— Punch, Volume 156, January 22, 1919. • Various

... was at last driven to seize the lay fees of the clergy of the province of Canterbury. In the spring of the following year he proceeded to seize all the wool of the country, paying for it by tallies, and to levy a supply of provisions on the counties. The act was only justifiable on the plea of necessity, and led to measures being taken ...
— London and the Kingdom - Volume I • Reginald R. Sharpe

... sorry that I had not succeeded in catching a glimpse of their faces, I hastened back to Sinclair, who was watching me with furtive eyes from between the curtains of the window in which he had secreted himself. As I joined him a young man, who was to act as usher, sauntered from behind one of the great pillars forming a colonnade down the hall, and, crossing to where the music-room door stood invitingly open, disappeared behind it with the air of a man perfectly contented with ...
— Room Number 3 - and Other Detective Stories • Anna Katharine Green

... very assumption of this condition in our daily thoughts that has veiled the psychological problem it presents. We opine, easily enough, that great deeds are done in forgetfulness of self. But why should we forget ourselves in doing great deeds? Why not as well feel in every act its reverberation on the self,—the renewed assurance that it is I who can? Why not, in each aesthetic thrill, awake anew to the consciousness of myself as ruler in a realm of beauty? Why not, in the rush of intellectual production, glory that "my mind to me a kingdom is"? And yet the facts are ...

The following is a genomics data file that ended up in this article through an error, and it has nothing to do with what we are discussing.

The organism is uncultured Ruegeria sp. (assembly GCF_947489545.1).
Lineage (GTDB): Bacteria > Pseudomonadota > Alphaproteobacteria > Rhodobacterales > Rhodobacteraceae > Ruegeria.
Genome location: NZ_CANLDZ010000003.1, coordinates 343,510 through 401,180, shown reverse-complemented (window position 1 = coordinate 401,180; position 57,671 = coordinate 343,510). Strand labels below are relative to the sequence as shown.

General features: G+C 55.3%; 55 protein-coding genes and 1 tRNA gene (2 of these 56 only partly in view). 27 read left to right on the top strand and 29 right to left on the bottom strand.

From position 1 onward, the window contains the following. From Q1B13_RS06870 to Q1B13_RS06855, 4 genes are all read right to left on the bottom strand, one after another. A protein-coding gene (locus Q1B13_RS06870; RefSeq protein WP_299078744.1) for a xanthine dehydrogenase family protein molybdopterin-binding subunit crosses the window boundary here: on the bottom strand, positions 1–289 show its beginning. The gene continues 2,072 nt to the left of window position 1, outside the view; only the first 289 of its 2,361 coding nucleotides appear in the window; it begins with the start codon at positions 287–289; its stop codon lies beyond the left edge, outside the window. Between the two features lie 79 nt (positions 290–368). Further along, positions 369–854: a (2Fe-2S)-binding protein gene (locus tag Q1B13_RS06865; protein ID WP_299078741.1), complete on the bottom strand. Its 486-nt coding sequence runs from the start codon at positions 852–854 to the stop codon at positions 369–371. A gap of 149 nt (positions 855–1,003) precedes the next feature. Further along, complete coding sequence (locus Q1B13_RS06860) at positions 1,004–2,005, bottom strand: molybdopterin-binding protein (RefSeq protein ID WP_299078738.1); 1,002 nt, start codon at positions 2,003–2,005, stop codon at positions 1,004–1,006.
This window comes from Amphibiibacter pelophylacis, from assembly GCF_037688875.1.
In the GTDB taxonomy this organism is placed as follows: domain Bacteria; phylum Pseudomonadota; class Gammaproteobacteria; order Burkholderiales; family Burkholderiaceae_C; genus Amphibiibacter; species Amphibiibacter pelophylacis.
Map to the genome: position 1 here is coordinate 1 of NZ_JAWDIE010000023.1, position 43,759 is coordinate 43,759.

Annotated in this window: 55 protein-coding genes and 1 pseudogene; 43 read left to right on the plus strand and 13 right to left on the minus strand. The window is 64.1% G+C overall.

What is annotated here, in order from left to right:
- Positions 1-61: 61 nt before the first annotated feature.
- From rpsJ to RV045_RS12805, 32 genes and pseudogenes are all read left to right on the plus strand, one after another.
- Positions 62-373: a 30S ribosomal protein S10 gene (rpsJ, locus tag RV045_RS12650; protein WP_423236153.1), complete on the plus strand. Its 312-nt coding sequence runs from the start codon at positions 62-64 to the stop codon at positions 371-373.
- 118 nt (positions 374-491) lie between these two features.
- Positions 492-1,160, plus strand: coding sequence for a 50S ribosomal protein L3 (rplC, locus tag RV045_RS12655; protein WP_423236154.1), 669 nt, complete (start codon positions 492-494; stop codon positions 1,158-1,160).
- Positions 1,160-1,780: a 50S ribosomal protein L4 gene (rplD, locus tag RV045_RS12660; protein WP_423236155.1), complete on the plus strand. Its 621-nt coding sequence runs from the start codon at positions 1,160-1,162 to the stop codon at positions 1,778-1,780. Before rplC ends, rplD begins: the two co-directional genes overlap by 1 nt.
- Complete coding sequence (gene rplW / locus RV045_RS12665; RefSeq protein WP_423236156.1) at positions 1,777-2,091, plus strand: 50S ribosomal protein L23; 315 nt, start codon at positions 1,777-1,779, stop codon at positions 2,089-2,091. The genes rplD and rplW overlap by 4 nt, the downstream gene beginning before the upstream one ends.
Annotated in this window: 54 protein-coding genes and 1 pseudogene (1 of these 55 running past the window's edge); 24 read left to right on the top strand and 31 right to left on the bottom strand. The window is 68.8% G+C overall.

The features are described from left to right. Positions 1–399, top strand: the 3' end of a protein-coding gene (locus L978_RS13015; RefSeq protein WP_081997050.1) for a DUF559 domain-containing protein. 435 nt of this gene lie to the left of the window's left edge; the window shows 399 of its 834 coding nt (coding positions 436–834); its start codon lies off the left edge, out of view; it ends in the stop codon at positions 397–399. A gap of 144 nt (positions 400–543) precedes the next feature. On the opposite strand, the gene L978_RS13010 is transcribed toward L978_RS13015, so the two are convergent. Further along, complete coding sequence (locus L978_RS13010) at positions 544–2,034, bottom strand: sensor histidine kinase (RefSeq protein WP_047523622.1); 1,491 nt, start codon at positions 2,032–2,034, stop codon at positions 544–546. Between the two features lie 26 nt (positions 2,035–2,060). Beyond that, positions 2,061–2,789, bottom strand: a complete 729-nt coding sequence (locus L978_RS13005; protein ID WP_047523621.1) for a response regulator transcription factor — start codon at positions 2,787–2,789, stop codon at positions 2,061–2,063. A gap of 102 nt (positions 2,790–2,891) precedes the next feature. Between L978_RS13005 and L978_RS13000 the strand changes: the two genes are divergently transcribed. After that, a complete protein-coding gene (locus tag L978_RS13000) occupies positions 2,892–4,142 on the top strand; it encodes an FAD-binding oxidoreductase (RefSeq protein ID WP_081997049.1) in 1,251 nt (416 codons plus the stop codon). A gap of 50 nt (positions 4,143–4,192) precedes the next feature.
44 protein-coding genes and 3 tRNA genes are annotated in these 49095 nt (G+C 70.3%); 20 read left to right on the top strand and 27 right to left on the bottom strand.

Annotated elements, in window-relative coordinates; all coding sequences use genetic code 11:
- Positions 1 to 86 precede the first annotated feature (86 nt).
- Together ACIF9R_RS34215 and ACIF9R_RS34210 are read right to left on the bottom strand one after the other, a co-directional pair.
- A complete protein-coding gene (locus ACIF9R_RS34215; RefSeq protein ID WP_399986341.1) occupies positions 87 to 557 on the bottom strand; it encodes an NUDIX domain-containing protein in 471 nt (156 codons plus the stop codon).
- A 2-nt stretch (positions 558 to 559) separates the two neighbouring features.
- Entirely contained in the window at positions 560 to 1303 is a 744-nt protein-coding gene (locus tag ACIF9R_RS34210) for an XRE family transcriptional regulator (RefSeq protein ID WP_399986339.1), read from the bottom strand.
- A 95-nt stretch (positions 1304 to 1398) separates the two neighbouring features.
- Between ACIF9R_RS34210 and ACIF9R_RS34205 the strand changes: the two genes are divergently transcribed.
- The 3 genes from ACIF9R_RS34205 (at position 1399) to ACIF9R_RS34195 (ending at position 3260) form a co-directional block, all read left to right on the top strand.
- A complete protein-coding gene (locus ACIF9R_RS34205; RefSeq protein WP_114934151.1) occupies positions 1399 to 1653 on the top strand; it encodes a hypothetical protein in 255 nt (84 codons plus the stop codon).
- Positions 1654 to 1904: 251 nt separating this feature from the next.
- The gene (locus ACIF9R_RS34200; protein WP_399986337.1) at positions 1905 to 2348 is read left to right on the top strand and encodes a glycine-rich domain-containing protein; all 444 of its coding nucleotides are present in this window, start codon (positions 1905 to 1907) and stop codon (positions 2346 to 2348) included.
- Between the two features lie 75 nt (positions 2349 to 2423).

— The Psychology of Beauty • Ethel D. Puffer

... composer and poet. He was born in Zurich, 1768. It is told of him that his irrepressible genius once tempted him to violate the ethics of authorship. While publishing Beethoven's three great solo sonatas (Opus 31) he interpolated two bars of his own, an act much commented upon in musical circles, but which does not seem to have cost him Beethoven's friendship. Possibly, like Murillo to the servant who meddled with his paintings, the great master forgave the liberty, because the ...
— The Story of the Hymns and Tunes • Theron Brown and Hezekiah Butterworth